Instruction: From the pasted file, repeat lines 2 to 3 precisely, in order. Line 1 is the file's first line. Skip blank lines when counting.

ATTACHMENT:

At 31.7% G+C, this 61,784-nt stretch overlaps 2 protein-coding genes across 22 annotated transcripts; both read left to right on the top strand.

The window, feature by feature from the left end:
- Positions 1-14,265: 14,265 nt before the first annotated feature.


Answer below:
The window, feature by feature from the left end:
- Positions 1-14,265: 14,265 nt before the first annotated feature.